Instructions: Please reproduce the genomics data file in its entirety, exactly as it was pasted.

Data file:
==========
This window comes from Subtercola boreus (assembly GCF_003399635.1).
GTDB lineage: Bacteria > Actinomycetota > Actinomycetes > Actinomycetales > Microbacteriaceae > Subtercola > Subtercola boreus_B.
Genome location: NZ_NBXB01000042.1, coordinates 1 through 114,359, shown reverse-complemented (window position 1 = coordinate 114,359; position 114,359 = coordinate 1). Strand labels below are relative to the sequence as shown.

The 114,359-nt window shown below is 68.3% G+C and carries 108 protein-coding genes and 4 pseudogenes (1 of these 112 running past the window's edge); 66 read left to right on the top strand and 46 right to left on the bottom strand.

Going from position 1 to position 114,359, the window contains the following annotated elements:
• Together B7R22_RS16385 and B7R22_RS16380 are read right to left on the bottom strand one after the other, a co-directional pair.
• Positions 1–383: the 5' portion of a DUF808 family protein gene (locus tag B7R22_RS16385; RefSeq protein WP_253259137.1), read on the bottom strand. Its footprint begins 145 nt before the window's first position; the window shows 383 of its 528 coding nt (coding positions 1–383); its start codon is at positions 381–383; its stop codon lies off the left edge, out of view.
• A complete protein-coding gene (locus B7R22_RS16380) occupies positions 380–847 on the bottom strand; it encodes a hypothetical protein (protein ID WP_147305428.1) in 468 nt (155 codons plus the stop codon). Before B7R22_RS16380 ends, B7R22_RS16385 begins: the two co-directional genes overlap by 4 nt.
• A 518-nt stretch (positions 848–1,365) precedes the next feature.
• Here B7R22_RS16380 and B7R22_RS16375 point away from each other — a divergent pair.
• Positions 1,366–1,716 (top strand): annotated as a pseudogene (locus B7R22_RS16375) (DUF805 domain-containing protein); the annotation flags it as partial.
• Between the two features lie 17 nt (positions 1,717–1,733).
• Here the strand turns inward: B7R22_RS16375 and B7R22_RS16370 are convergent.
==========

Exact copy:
This window comes from Subtercola boreus (assembly GCF_003399635.1).
GTDB lineage: Bacteria > Actinomycetota > Actinomycetes > Actinomycetales > Microbacteriaceae > Subtercola > Subtercola boreus_B.
Genome location: NZ_NBXB01000042.1, coordinates 1 through 114,359, shown reverse-complemented (window position 1 = coordinate 114,359; position 114,359 = coordinate 1). Strand labels below are relative to the sequence as shown.

The 114,359-nt window shown below is 68.3% G+C and carries 108 protein-coding genes and 4 pseudogenes (1 of these 112 running past the window's edge); 66 read left to right on the top strand and 46 right to left on the bottom strand.

Going from position 1 to position 114,359, the window contains the following annotated elements:
• Together B7R22_RS16385 and B7R22_RS16380 are read right to left on the bottom strand one after the other, a co-directional pair.
• Positions 1–383: the 5' portion of a DUF808 family protein gene (locus tag B7R22_RS16385; RefSeq protein WP_253259137.1), read on the bottom strand. Its footprint begins 145 nt before the window's first position; the window shows 383 of its 528 coding nt (coding positions 1–383); its start codon is at positions 381–383; its stop codon lies off the left edge, out of view.
• A complete protein-coding gene (locus B7R22_RS16380) occupies positions 380–847 on the bottom strand; it encodes a hypothetical protein (protein ID WP_147305428.1) in 468 nt (155 codons plus the stop codon). Before B7R22_RS16380 ends, B7R22_RS16385 begins: the two co-directional genes overlap by 4 nt.
• A 518-nt stretch (positions 848–1,365) precedes the next feature.
• Here B7R22_RS16380 and B7R22_RS16375 point away from each other — a divergent pair.
• Positions 1,366–1,716 (top strand): annotated as a pseudogene (locus B7R22_RS16375) (DUF805 domain-containing protein); the annotation flags it as partial.
• Between the two features lie 17 nt (positions 1,717–1,733).
• Here the strand turns inward: B7R22_RS16375 and B7R22_RS16370 are convergent.